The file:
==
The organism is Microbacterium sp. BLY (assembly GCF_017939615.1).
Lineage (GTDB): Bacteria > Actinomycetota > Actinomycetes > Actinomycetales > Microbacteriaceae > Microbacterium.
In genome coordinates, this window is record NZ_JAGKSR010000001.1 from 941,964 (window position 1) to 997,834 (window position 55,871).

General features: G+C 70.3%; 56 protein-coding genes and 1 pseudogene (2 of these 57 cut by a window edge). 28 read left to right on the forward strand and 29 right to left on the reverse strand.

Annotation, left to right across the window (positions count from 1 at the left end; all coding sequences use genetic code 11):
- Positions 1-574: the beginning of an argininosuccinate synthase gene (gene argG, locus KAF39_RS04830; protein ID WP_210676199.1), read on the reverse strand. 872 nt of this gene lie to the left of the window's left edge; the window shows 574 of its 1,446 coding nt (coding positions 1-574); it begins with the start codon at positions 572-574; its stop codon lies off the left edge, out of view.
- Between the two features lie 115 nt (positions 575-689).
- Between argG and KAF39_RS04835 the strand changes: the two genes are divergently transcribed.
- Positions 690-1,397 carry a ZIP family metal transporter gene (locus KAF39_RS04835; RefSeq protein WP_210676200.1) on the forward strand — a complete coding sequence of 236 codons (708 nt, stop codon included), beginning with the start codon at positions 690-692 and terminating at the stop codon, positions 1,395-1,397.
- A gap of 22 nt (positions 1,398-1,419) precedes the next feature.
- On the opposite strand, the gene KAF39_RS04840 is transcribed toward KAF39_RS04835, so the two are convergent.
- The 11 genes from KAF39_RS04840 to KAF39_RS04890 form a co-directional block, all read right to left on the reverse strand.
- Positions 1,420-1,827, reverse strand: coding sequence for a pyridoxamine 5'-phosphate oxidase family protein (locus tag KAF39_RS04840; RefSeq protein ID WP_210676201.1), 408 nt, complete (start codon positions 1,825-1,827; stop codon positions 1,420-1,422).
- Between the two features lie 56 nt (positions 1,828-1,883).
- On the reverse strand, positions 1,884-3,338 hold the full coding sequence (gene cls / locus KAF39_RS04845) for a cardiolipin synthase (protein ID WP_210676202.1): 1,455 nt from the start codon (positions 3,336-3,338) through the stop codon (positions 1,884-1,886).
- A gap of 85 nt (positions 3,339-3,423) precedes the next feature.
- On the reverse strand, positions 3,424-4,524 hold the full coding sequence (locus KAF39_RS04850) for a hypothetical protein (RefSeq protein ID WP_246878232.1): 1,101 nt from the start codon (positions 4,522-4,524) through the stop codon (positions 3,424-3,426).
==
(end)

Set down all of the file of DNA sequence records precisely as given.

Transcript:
The organism is Microbacterium sp. BLY (assembly GCF_017939615.1).
Lineage (GTDB): Bacteria > Actinomycetota > Actinomycetes > Actinomycetales > Microbacteriaceae > Microbacterium.
In genome coordinates, this window is record NZ_JAGKSR010000001.1 from 941,964 (window position 1) to 997,834 (window position 55,871).

General features: G+C 70.3%; 56 protein-coding genes and 1 pseudogene (2 of these 57 cut by a window edge). 28 read left to right on the forward strand and 29 right to left on the reverse strand.

Annotation, left to right across the window (positions count from 1 at the left end; all coding sequences use genetic code 11):
- Positions 1-574: the beginning of an argininosuccinate synthase gene (gene argG, locus KAF39_RS04830; protein ID WP_210676199.1), read on the reverse strand. 872 nt of this gene lie to the left of the window's left edge; the window shows 574 of its 1,446 coding nt (coding positions 1-574); it begins with the start codon at positions 572-574; its stop codon lies off the left edge, out of view.
- Between the two features lie 115 nt (positions 575-689).
- Between argG and KAF39_RS04835 the strand changes: the two genes are divergently transcribed.
- Positions 690-1,397 carry a ZIP family metal transporter gene (locus KAF39_RS04835; RefSeq protein WP_210676200.1) on the forward strand — a complete coding sequence of 236 codons (708 nt, stop codon included), beginning with the start codon at positions 690-692 and terminating at the stop codon, positions 1,395-1,397.
- A gap of 22 nt (positions 1,398-1,419) precedes the next feature.
- On the opposite strand, the gene KAF39_RS04840 is transcribed toward KAF39_RS04835, so the two are convergent.
- The 11 genes from KAF39_RS04840 to KAF39_RS04890 form a co-directional block, all read right to left on the reverse strand.
- Positions 1,420-1,827, reverse strand: coding sequence for a pyridoxamine 5'-phosphate oxidase family protein (locus tag KAF39_RS04840; RefSeq protein ID WP_210676201.1), 408 nt, complete (start codon positions 1,825-1,827; stop codon positions 1,420-1,422).
- Between the two features lie 56 nt (positions 1,828-1,883).
- On the reverse strand, positions 1,884-3,338 hold the full coding sequence (gene cls / locus KAF39_RS04845) for a cardiolipin synthase (protein ID WP_210676202.1): 1,455 nt from the start codon (positions 3,336-3,338) through the stop codon (positions 1,884-1,886).
- A gap of 85 nt (positions 3,339-3,423) precedes the next feature.
- On the reverse strand, positions 3,424-4,524 hold the full coding sequence (locus KAF39_RS04850) for a hypothetical protein (RefSeq protein ID WP_246878232.1): 1,101 nt from the start codon (positions 4,522-4,524) through the stop codon (positions 3,424-3,426).